Defendant is under indictment charging him with the murder of Michael Garafola on April 9, 1965. The State has waived the death penalty.
On April 4, 1966 Assignment Judge Glickenhaus set the matter down for trial peremptorily on April 18, 1966.
Defendant's attorney, on his behalf and on behalf of Blue Beacon Restaurants Inc., a New Jersey corporation moved to quash the subpoena served on April 14, 1966 on
"Michael Asherman, President, and Mildred Asherman, Secretary Treasurer, Blue Beacon Restaurants, Inc., a New Jersey Corporation 21 Lincoln Park, Newark, N.J."
commanding them to produce on April 18, 1966
"the following property of the Blue Beacon Restaurants, Inc., 21 Lincoln Park, Newark, New Jersey: All records documents, reports, checks and check stubs payroll sheets & withholding statements, all pertaining to the employees of said corporation from September 1, 1964 to date."
It appears from defendant's testimony (April 18, 1966) that the Blue Beacon Restaurants Inc. (hereinafter referred to as corporation) is a duly incorporated corporation of the State of New Jersey having as its principal stockholders the defendant and his wife, Mildred. The only other stockholder is their daughter who holds one share.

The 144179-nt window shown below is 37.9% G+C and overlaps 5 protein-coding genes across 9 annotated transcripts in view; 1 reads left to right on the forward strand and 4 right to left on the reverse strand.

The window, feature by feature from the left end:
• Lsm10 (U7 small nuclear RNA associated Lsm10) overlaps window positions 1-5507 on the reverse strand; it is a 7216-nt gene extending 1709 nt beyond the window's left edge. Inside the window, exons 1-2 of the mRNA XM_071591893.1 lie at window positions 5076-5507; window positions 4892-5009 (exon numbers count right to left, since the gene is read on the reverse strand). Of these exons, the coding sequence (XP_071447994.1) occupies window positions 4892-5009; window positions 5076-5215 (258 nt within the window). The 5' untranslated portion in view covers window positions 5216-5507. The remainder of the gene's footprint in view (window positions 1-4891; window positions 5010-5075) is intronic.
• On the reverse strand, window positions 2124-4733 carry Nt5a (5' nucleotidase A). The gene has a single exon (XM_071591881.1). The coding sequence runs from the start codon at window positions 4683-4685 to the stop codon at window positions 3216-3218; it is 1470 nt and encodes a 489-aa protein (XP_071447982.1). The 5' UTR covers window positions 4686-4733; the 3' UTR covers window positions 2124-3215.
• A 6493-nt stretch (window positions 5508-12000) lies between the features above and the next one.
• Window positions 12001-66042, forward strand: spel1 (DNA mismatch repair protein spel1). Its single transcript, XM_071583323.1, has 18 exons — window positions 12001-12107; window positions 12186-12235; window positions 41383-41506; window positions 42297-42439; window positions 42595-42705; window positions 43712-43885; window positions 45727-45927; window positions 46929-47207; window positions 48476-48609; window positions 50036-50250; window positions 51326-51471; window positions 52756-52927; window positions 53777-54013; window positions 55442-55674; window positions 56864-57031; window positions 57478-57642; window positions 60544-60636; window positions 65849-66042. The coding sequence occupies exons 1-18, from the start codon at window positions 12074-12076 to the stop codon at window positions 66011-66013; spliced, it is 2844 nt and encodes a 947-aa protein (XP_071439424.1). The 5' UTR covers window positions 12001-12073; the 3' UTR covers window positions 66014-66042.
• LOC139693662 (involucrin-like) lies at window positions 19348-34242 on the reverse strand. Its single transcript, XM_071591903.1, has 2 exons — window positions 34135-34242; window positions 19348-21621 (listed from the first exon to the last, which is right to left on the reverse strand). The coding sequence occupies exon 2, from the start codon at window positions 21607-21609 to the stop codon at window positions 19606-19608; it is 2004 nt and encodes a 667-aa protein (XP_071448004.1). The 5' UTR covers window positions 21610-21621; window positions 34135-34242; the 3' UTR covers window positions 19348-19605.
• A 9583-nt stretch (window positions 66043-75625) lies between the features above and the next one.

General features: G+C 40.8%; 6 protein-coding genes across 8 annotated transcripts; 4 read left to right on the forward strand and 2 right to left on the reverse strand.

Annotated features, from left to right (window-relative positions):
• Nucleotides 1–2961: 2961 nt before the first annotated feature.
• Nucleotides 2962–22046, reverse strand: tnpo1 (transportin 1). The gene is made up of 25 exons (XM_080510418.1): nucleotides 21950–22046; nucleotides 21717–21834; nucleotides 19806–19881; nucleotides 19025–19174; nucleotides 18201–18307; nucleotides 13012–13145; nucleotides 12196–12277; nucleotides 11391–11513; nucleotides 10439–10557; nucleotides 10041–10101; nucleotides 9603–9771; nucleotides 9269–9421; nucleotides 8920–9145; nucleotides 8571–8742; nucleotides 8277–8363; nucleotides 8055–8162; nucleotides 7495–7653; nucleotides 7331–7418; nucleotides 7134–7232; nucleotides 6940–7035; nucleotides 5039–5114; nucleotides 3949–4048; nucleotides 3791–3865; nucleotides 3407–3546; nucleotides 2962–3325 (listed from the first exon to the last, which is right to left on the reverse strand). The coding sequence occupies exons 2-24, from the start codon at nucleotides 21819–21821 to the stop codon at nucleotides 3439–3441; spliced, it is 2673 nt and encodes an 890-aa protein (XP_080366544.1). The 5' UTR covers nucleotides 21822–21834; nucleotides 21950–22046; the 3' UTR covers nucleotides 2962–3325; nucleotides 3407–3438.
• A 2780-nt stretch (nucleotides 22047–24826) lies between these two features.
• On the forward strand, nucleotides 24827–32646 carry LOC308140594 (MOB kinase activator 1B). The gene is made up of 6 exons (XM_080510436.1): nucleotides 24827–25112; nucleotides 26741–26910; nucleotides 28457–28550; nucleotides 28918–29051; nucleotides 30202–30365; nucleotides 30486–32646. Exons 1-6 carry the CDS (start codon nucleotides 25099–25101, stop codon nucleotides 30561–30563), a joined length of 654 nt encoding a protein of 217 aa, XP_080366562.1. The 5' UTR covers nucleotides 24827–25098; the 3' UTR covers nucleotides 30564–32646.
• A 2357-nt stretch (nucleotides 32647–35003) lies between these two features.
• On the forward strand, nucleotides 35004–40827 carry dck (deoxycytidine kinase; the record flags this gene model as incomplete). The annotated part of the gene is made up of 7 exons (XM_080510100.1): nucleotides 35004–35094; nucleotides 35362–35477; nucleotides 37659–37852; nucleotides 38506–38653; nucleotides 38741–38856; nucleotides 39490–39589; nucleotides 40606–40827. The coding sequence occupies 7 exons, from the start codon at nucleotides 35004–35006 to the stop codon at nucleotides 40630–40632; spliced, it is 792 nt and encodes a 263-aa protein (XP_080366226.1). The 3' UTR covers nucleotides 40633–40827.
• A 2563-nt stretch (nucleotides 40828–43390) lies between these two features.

Defendant urges that the court quash the subpoena because (1) compelling his family corporation to produce its records would violate his privilege against self-incrimination, (2) they are not relevant, and (3) the subpoena was not timely served.
The State contends it is necessary for it to examine these records to determine who were employees of the corporation at the time of the alleged murder; how long they worked for the corporation and whether they still are employees, to ascertain who was in the area at the time of the alleged murder, and perhaps to use all this information for impeachment purposes.
Only natural persons can resist the subpoena of private papers on the ground of self-incrimination. Hale v. Henkel, 201 U.S. 43, 26 S. Ct. 370, 374, 50 L. Ed. 652 (1906). Even an individual cannot refuse to produce records which are in his custody on the plea that they might incriminate the owner or himself where the documents belong to a corporation or to a labor union. Wilson v. United States, 221 U.S. 361, 31 S. Ct. 538, 55 L. Ed. 771, (1911); United States v. White, 322 U.S. 694, 64 S. Ct. 1248, 88 L. Ed. 1542 (1944).
I conclude that even where defendant is in effect the personal owner of the corporation, as in ...